The findings are significant given the growing complexity faced by those making financial retirement decisions. Even before the promised overhaul of rules surrounding pensions access next April, many fail to get the best deals. Earlier this year, the Financial Conduct Authority (FCA) concluded that 80pc of savers who buy their annuity from their existing provider could get a better deal on the open market.
In a recent consultation report, Nest said failings in the annuity market show that even if people feel confident, they are still capable of making mistakes, or “suboptimal” decisions.
Paul Taylor, a chartered financial planner at financial adviser firm McCarthy Taylor, said people tend to lose confidence with money as they get older, mainly because they feel vulnerable. “When people can no longer work, they sometimes get to a point where they become too scared to make any decisions at all. That is the worst position to be in. The older they get, the more fragile and exposed they tend to feel.”
Mark Fawcett, chief investment officer at Nest, suggests people should aim to plan how they will finance their retirement in their 50s, while their mental capacity to manage money is likely to be in a “sweet spot”.
Drawing upon Pensions Institute research which suggests that because of rising life expectancies, the best time to buy an annuity is now when people are in their 70s and 80s. Mr Fawcett also said there should be more financial products that allow people to select options in their 50s and 60s. These would be chosen in advance, ready for when people reach the point at which it makes most economic sense to tie their money up in an annuity, which could be at least a decade later.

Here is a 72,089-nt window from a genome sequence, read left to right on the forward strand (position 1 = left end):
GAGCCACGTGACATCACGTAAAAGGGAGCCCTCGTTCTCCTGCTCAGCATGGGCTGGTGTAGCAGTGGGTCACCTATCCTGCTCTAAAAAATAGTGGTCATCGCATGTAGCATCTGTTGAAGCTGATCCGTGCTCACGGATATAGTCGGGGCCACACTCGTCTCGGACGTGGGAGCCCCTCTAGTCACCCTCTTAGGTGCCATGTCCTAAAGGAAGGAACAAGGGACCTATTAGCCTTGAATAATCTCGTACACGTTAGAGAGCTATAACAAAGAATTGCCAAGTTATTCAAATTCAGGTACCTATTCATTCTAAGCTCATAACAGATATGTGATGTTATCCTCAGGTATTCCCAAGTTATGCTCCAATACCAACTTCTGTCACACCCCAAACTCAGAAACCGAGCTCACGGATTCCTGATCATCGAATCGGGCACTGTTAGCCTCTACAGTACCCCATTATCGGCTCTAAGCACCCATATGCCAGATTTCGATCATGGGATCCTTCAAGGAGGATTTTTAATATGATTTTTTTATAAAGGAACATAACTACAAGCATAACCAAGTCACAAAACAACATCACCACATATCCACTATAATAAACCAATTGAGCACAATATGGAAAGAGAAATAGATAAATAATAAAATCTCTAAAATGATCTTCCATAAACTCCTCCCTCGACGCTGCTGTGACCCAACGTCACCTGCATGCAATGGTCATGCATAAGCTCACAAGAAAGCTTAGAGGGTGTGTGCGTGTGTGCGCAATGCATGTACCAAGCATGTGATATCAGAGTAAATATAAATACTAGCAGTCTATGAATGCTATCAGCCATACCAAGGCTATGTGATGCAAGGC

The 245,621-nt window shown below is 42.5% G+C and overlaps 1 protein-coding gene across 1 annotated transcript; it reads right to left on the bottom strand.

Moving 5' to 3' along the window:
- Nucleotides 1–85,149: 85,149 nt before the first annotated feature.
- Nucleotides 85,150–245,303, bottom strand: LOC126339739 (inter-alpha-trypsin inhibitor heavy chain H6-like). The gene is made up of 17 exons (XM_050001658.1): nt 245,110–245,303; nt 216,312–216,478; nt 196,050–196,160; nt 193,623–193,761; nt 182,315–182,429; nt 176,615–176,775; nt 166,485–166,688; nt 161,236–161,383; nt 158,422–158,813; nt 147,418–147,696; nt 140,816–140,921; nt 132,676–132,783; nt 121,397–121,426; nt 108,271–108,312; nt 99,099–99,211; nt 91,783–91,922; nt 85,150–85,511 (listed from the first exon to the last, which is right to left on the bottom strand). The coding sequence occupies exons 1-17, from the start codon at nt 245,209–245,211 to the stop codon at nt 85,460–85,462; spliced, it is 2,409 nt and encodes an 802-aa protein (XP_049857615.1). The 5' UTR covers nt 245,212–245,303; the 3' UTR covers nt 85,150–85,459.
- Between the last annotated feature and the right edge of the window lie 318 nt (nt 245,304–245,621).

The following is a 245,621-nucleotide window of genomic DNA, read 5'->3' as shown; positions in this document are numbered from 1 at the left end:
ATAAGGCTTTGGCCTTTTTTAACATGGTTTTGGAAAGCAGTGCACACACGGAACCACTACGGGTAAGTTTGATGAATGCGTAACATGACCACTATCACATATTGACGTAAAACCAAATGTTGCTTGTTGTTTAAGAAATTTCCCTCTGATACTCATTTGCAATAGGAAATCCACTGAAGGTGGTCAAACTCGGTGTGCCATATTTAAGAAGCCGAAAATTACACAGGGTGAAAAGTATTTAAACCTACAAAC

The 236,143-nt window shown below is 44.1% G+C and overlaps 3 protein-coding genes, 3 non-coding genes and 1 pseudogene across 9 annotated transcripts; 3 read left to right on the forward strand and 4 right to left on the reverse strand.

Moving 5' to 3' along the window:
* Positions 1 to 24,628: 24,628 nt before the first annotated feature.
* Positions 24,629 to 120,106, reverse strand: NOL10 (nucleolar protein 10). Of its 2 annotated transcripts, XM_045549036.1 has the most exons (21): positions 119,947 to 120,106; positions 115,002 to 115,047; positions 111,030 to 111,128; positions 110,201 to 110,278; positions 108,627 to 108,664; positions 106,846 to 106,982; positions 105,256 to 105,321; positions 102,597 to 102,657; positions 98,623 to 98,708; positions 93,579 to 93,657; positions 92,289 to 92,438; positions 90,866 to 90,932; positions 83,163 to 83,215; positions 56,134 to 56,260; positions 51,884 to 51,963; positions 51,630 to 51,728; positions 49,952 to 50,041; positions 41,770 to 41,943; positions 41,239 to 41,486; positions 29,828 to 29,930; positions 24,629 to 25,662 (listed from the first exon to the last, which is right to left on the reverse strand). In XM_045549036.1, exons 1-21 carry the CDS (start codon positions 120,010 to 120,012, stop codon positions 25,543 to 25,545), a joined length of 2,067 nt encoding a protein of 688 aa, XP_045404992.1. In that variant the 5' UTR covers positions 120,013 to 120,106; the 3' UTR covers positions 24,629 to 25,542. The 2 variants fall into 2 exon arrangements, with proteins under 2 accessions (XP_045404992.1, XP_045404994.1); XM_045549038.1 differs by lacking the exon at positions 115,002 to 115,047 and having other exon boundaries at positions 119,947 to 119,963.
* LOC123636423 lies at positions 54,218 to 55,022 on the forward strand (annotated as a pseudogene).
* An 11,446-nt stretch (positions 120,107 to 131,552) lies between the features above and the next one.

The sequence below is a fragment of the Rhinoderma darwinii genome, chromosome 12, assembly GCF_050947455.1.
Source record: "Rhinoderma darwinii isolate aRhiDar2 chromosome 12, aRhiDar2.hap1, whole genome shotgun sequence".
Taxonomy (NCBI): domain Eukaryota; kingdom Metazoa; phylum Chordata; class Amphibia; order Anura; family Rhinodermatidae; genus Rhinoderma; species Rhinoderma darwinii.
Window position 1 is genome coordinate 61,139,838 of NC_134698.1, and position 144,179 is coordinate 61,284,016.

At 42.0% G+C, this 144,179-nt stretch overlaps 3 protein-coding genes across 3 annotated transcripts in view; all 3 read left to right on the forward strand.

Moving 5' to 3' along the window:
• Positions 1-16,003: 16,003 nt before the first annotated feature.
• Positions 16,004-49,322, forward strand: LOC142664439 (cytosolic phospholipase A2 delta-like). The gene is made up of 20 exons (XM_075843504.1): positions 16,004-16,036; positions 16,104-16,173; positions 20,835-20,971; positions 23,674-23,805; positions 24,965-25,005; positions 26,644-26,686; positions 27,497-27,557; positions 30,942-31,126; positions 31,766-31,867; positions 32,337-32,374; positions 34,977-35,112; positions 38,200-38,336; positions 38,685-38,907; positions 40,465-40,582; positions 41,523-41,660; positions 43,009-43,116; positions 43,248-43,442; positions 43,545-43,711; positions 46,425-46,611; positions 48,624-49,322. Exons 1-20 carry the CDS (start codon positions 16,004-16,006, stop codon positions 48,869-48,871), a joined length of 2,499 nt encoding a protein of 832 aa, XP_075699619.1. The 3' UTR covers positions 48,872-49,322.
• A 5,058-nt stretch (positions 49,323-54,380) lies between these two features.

Such products are not yet available, but there are a number of things people in their 50s can do now to plan for their retirement. A valuable exercise for anyone wanting to get organised in advance, is making a retirement budget. This should detail exactly what they earn and spend every month now, compared to what they might earn and spend in retirement. A financial planner will charge anything from £1,500 for this service as part of a wider advice process, but it is possible to do a basic version yourself.
Retired people tend to drive less as they have no daily commute to work, so they might want to think about scaling down the cost of petrol or train tickets. And other items such as holidays or day trips might begin to take up a bigger chunk of their budget, for example. Savers can work out their expected retirement income by phoning their pension firm or firms and asking for an estimate.
Nicola Bywater, a financial planner at Bespoke Advice, said it is common for people to find they are several thousand pounds short of the income they would ideally like. “The good thing about discovering this in your 50s is that it’s not too late to do something about it,” she said.
Another thing to do is appoint a family member, a friend or a professional to manage their estate in case they become unable to in the future. The legal term for this is a “power of attorney”, and you must appoint one while you are sitll “compus mentus”, or else their rights are void.